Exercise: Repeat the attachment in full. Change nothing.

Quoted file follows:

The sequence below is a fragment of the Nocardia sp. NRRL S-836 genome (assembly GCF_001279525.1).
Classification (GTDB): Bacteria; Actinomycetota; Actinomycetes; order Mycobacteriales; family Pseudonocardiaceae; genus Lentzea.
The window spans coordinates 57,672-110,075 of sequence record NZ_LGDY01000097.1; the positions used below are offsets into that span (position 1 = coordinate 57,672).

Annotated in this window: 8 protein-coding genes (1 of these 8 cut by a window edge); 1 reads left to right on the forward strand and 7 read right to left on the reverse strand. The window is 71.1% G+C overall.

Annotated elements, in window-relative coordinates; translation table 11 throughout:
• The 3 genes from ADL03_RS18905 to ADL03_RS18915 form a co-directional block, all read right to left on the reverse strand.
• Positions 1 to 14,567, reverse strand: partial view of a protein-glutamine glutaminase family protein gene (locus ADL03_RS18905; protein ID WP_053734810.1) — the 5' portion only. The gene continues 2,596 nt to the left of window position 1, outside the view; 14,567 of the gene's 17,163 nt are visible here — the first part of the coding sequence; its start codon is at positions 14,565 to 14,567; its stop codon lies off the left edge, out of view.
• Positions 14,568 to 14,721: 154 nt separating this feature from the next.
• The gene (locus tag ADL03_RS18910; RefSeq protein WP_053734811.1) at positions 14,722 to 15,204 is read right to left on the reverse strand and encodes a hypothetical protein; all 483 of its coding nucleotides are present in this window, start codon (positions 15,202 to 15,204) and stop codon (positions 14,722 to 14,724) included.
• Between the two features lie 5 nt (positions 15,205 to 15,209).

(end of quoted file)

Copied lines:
The sequence below is a fragment of the Nocardia sp. NRRL S-836 genome (assembly GCF_001279525.1).
Classification (GTDB): Bacteria; Actinomycetota; Actinomycetes; order Mycobacteriales; family Pseudonocardiaceae; genus Lentzea.
The window spans coordinates 57,672-110,075 of sequence record NZ_LGDY01000097.1; the positions used below are offsets into that span (position 1 = coordinate 57,672).

Annotated in this window: 8 protein-coding genes (1 of these 8 cut by a window edge); 1 reads left to right on the forward strand and 7 read right to left on the reverse strand. The window is 71.1% G+C overall.

Annotated elements, in window-relative coordinates; translation table 11 throughout:
• The 3 genes from ADL03_RS18905 to ADL03_RS18915 form a co-directional block, all read right to left on the reverse strand.
• Positions 1 to 14,567, reverse strand: partial view of a protein-glutamine glutaminase family protein gene (locus ADL03_RS18905; protein ID WP_053734810.1) — the 5' portion only. The gene continues 2,596 nt to the left of window position 1, outside the view; 14,567 of the gene's 17,163 nt are visible here — the first part of the coding sequence; its start codon is at positions 14,565 to 14,567; its stop codon lies off the left edge, out of view.
• Positions 14,568 to 14,721: 154 nt separating this feature from the next.
• The gene (locus tag ADL03_RS18910; RefSeq protein WP_053734811.1) at positions 14,722 to 15,204 is read right to left on the reverse strand and encodes a hypothetical protein; all 483 of its coding nucleotides are present in this window, start codon (positions 15,202 to 15,204) and stop codon (positions 14,722 to 14,724) included.
• Between the two features lie 5 nt (positions 15,205 to 15,209).